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T-Mobile & Sprint promise user location data sharing will soon stop

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T-Mobile & Sprint promise user location data sharing will soon stop
Following a story published earlier this week by Motherboard which shed a light on US carrier practices regarding the sale of user location data, T-Mobile and Sprint have today announced that they are in the process of revoking third-party access to this data.

In a statement to The Verge, a Sprint spokesperson said that it will no longer “knowingly share personally identifiable” location data, the only exception to this rule being legal requests. Similarly, T-Mobile confirmed that it’s in the process of revoking access to all third parties, with CEO John Legere stating on Twitter that the practice “will end in March” without impacting customers that use the services for emergency assistance.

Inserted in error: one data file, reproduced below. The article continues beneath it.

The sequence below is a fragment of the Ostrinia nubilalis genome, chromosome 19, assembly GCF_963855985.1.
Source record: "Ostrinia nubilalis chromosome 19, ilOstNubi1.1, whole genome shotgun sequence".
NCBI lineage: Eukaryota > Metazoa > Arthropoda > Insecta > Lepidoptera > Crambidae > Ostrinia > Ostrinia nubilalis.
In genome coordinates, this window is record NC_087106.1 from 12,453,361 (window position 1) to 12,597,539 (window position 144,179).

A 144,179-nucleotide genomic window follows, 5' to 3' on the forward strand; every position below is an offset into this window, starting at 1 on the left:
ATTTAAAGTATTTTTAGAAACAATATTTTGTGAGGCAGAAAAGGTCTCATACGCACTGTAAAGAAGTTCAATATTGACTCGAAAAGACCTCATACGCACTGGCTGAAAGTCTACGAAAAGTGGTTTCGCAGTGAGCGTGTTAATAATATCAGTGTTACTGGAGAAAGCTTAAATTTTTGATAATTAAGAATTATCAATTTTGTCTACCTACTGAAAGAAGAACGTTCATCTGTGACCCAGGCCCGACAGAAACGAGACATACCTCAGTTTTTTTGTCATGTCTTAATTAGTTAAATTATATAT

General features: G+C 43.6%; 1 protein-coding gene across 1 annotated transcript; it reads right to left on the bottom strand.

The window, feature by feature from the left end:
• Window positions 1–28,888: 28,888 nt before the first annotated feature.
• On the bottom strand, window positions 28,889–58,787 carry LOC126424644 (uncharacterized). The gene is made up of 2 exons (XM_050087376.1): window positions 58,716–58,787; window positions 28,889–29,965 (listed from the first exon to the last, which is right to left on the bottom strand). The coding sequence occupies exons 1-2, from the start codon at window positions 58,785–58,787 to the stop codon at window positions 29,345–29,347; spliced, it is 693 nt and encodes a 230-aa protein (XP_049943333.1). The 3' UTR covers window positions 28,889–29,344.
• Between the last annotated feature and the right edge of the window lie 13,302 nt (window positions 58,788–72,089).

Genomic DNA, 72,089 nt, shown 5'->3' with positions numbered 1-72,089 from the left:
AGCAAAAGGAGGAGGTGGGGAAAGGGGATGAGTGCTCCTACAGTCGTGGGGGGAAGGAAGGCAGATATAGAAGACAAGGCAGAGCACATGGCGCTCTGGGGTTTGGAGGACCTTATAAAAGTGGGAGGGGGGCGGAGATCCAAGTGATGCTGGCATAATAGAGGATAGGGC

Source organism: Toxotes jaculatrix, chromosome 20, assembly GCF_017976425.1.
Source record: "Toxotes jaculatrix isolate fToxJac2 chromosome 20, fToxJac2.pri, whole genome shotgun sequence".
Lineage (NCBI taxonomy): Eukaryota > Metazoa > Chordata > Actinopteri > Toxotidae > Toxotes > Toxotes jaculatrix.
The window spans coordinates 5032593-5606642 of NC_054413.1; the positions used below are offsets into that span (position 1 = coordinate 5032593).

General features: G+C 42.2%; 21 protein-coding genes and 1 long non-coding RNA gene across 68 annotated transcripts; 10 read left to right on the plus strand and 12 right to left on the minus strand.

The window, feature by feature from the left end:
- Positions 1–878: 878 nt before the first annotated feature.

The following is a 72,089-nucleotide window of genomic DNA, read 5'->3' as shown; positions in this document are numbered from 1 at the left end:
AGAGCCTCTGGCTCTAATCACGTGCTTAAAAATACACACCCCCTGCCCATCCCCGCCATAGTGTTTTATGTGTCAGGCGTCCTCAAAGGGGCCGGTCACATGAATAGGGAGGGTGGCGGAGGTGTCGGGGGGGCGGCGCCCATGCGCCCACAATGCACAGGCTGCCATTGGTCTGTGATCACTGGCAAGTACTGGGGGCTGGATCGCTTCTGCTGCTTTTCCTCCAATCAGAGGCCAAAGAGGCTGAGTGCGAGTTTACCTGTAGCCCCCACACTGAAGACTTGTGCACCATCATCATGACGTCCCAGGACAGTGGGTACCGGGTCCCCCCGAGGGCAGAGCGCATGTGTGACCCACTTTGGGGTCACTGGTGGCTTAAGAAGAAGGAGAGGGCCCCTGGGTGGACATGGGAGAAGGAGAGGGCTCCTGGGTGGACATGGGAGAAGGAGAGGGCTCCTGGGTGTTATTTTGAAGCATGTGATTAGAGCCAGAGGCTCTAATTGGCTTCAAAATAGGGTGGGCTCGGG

The two carriers, which are currently in the process of merging, also confirmed that Microbilt will no longer have access to their location data. Additionally, Sprint has notified Zumigo that its contract will be terminated immediately due to a violation of the carrier’s privacy policies.

For those of you that may be unaware, the two companies mentioned above were named in Motherboard’s report. More specifically, the bounty hunter hired by the publication was able to track location data through location-tracking service Microbilt, who itself obtained the data from Zumigo.

Previously, all four major carriers had promised to end location data sharing. But in a recent tweet by Senator Ron Wyden, the pledges were branded “empty promises to customers.”

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